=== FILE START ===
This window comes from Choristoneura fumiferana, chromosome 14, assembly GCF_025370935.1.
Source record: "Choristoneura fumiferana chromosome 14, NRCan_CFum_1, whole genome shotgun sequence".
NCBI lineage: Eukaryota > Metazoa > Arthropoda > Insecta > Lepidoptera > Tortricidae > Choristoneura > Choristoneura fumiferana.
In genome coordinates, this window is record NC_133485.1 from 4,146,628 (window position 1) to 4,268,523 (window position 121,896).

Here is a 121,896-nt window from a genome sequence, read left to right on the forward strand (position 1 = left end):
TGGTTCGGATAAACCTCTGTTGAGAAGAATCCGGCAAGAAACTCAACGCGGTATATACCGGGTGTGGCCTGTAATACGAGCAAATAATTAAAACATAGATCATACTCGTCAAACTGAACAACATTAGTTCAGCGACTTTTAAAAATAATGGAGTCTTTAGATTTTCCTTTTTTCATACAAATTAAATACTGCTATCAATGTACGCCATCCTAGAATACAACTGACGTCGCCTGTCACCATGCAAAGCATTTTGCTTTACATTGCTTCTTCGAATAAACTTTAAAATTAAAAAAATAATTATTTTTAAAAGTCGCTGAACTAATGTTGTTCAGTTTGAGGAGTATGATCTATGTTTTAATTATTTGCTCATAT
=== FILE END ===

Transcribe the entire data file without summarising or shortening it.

This window comes from Choristoneura fumiferana, chromosome 14, assembly GCF_025370935.1.
Source record: "Choristoneura fumiferana chromosome 14, NRCan_CFum_1, whole genome shotgun sequence".
NCBI lineage: Eukaryota > Metazoa > Arthropoda > Insecta > Lepidoptera > Tortricidae > Choristoneura > Choristoneura fumiferana.
In genome coordinates, this window is record NC_133485.1 from 4,146,628 (window position 1) to 4,268,523 (window position 121,896).

Here is a 121,896-nt window from a genome sequence, read left to right on the forward strand (position 1 = left end):
TGGTTCGGATAAACCTCTGTTGAGAAGAATCCGGCAAGAAACTCAACGCGGTATATACCGGGTGTGGCCTGTAATACGAGCAAATAATTAAAACATAGATCATACTCGTCAAACTGAACAACATTAGTTCAGCGACTTTTAAAAATAATGGAGTCTTTAGATTTTCCTTTTTTCATACAAATTAAATACTGCTATCAATGTACGCCATCCTAGAATACAACTGACGTCGCCTGTCACCATGCAAAGCATTTTGCTTTACATTGCTTCTTCGAATAAACTTTAAAATTAAAAAAATAATTATTTTTAAAAGTCGCTGAACTAATGTTGTTCAGTTTGAGGAGTATGATCTATGTTTTAATTATTTGCTCATAT